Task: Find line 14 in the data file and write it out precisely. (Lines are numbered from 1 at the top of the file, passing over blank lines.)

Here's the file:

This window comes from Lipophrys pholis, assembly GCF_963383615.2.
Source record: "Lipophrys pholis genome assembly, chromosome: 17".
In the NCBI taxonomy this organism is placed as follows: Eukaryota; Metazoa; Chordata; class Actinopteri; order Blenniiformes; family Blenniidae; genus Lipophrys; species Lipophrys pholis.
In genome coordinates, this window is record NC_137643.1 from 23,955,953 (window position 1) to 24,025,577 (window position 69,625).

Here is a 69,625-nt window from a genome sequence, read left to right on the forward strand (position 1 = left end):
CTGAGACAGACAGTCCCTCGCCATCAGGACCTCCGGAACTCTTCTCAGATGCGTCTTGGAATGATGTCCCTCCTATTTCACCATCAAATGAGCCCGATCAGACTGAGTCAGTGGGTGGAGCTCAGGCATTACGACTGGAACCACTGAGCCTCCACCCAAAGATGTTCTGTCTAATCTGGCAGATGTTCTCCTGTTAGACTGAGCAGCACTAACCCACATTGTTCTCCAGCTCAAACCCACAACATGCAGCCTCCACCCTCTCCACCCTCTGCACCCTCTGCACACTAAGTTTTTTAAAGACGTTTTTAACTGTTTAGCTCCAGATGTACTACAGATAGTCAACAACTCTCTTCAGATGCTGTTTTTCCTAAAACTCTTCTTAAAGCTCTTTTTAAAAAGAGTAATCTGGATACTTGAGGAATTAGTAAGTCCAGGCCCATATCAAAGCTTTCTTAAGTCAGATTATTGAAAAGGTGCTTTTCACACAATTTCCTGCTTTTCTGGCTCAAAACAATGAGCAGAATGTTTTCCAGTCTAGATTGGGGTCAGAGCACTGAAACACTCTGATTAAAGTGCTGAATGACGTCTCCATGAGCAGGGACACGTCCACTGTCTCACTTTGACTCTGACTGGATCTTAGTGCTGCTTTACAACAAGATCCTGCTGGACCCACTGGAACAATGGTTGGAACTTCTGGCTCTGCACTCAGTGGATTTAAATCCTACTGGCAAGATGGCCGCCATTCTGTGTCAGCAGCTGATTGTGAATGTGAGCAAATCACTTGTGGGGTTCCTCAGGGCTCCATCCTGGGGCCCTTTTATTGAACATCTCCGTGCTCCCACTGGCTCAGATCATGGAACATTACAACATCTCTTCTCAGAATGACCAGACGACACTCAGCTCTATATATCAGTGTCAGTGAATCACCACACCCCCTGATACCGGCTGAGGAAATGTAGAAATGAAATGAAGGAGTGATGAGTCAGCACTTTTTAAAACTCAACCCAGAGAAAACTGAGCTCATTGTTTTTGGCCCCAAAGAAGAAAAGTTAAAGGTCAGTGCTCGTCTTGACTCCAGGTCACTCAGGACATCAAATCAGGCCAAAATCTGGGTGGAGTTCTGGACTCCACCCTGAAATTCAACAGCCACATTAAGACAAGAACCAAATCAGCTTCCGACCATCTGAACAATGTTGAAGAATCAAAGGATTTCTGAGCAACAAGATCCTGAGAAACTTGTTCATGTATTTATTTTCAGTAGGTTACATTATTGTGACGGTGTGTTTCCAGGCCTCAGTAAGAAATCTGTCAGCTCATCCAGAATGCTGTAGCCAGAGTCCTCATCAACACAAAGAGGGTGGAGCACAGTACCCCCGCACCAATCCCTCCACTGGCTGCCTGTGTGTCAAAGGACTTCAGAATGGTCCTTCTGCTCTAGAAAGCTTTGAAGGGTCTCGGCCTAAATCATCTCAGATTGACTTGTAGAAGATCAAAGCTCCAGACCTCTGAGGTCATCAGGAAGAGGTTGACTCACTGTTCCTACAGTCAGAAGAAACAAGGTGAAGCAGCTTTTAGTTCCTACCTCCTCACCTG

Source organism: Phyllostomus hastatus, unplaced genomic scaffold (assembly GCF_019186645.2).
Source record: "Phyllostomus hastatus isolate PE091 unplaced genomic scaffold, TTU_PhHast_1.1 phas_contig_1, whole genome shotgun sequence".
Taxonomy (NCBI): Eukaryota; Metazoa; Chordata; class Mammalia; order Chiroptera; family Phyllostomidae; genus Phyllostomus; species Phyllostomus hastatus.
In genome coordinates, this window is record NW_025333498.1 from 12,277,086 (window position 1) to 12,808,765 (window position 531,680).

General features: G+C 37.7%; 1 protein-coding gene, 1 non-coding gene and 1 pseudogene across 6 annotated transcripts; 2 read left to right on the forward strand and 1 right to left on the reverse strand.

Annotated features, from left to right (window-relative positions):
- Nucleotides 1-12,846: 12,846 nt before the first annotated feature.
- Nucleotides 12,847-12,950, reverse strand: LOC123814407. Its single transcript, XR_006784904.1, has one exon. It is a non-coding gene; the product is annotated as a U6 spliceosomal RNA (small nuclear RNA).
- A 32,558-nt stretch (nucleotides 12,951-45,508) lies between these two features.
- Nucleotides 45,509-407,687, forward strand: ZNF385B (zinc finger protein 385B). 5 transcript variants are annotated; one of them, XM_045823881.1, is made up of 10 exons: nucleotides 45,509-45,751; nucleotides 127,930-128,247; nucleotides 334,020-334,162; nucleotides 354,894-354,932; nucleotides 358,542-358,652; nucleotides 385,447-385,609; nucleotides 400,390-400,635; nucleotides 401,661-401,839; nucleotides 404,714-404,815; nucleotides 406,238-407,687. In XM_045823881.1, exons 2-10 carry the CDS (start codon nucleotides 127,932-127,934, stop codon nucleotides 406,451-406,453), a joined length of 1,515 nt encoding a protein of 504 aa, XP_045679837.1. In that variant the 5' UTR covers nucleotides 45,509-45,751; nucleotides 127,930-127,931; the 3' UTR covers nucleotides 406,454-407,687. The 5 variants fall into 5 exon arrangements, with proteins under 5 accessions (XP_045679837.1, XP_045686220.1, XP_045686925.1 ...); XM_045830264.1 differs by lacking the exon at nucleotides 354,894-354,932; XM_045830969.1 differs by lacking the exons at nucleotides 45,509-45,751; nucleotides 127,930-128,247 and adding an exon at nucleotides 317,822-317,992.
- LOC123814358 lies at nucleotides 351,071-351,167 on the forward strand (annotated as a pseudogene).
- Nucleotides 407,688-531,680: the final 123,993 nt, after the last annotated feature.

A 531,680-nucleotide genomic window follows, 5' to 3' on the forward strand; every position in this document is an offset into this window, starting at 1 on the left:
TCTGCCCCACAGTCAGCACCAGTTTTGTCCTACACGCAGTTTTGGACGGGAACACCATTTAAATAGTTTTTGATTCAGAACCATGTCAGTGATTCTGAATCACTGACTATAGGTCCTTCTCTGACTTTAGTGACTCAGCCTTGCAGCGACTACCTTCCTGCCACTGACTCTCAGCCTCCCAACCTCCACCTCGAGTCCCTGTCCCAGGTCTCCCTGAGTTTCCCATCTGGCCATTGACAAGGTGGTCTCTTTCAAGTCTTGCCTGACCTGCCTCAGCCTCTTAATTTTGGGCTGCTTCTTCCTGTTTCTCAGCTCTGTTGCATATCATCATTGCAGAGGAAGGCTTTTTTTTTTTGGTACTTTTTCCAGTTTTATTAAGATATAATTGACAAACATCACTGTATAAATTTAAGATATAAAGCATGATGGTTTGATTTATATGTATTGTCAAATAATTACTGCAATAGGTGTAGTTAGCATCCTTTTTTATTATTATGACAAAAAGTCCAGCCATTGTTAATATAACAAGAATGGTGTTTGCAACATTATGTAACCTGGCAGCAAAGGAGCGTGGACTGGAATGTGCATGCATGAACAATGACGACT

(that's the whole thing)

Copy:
- Nucleotides 12,847-12,950, reverse strand: LOC123814407. Its single transcript, XR_006784904.1, has one exon. It is a non-coding gene; the product is annotated as a U6 spliceosomal RNA (small nuclear RNA).